100 years ago, in 1922, Niels Bohr received the Nobel prize for his work on the structure of atoms. He had a huge impact on particle physics. No doubt about it. He was, and still is, a great inspiration to physicists all over the world.
This evening, Planetarium, the Niels Bohr Institute, and three internationally acknowledged researchers will give you a personal and scientific insight into the legacy of Niels Bohr.
When Professor Manuel Calderón de la Barca Sánchez from University of California visited Copenhagen in November 2021 he went to Niels Bohr’s gravestone and had his picture taken. A place with memorial status for particle physicists. Now Manuel is back in Copenhagen to celebrate the legacy of Niels Bohr together with colleagues from the Niels Bohr Institute.
Associate Professor Stefania Xella is studying the smallest elements of matter at CERN; the so-called elementary particles which help us understand the properties of the early universe. Apart from trying to understand the composition of the universe, she also spends her time improving the physics education at the Niels Bohr Institute as Deputy Head for Education. This evening, she will elaborate on the responsibility and honor involved in working at the Niels Bohr Institute.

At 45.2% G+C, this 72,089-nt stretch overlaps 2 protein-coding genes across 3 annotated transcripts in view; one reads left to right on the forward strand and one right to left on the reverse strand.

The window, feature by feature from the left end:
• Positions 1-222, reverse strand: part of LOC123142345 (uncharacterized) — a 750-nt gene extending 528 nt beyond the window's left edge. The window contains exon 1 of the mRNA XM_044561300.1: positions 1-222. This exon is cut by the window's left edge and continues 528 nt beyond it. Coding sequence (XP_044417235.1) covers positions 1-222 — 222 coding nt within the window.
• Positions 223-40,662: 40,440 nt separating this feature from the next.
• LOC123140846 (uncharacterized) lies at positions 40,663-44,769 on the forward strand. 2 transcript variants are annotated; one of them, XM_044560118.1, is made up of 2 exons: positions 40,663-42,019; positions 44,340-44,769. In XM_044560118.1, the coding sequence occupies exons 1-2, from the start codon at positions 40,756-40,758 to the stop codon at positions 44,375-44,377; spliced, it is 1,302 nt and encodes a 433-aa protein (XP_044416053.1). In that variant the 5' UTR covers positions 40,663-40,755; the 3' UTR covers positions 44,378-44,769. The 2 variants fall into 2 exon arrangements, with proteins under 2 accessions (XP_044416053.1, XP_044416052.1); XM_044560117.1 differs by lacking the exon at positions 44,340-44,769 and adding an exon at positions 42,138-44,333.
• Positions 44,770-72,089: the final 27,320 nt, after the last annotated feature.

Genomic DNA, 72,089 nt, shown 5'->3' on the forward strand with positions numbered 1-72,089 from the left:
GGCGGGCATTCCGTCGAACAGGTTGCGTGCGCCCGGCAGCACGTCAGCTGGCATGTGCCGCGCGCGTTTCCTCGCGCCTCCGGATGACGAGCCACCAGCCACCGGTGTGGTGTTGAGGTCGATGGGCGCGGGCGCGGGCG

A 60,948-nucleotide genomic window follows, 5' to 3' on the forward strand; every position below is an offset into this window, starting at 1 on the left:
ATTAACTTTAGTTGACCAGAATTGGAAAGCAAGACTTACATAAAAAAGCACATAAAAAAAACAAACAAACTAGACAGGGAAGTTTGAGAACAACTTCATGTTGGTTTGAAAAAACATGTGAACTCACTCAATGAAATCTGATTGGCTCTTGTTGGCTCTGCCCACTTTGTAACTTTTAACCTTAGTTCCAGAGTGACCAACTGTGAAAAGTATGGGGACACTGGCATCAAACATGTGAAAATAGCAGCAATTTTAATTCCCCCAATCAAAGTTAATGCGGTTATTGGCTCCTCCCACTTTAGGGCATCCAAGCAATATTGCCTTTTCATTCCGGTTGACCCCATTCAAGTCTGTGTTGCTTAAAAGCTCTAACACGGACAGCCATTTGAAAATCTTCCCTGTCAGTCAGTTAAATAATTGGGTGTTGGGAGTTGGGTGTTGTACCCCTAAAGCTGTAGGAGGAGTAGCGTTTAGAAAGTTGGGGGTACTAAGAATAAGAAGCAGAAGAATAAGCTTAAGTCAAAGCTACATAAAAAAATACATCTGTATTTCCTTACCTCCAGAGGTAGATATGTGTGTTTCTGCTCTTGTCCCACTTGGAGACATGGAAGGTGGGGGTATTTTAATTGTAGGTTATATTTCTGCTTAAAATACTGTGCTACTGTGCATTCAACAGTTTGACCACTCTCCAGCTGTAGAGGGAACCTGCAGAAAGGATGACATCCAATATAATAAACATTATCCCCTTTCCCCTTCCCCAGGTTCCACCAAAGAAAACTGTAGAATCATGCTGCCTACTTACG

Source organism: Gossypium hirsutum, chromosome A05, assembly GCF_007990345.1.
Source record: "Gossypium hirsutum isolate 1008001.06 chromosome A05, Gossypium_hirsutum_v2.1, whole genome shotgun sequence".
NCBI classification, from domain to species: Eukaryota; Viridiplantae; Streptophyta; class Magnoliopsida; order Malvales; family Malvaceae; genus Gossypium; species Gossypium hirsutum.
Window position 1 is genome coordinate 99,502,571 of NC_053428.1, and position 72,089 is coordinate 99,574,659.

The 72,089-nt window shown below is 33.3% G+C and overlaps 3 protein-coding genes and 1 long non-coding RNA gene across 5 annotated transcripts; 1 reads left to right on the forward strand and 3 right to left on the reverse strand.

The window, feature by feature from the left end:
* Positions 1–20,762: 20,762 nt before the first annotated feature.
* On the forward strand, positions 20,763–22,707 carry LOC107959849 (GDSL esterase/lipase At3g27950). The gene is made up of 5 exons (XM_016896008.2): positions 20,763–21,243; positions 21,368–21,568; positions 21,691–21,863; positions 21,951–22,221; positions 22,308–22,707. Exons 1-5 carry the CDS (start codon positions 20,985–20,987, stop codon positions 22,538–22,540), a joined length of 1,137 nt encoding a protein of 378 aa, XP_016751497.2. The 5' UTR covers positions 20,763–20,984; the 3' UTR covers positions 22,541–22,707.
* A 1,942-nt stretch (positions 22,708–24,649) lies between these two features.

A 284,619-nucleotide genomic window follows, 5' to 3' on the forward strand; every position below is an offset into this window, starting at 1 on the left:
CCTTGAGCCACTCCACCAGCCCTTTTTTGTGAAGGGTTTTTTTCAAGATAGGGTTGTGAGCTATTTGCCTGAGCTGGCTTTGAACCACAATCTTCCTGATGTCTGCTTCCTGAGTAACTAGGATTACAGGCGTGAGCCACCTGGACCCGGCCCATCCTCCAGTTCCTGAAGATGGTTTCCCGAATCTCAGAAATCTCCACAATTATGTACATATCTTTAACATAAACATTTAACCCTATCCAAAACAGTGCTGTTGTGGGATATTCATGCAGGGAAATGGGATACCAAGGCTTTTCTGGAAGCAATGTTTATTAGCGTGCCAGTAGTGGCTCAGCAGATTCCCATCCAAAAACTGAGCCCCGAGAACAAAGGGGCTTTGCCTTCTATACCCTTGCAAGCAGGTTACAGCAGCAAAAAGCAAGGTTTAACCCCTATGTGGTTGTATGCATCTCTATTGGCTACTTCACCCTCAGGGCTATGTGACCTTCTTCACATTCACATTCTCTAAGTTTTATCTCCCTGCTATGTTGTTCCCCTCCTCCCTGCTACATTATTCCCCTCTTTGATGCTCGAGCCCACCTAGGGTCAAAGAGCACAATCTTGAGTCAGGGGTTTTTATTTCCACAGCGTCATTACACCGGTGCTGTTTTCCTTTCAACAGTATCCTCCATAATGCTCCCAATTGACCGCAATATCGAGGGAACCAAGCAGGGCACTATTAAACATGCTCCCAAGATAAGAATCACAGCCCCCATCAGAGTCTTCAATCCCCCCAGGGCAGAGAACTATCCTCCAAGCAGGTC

As the Principal Investigator on the Villum Young Investigator Program, Dr. You Zhou is working on creating tiny droplets of early universe in the laboratory at CERN. When You Zhou guests Planetarium, he will talk about his work at CERN and how unique it is for a physicist to work at the Niels Bohr Institute in the very same halls Niels Bohr once walked.Today, CERN is the center of gravity for particle physics, but the Niels Bohr Institute still plays an important and vital role in particle physics. The movie “Secrets of the Universe”, which you will experience in the beginning of this evening, gives you an insight into how the spirit of Niels Bohr is alive at CERN although he never lived to experience the experiments. But he did lay out his openminded and scientific view of the world for the next generations to follow.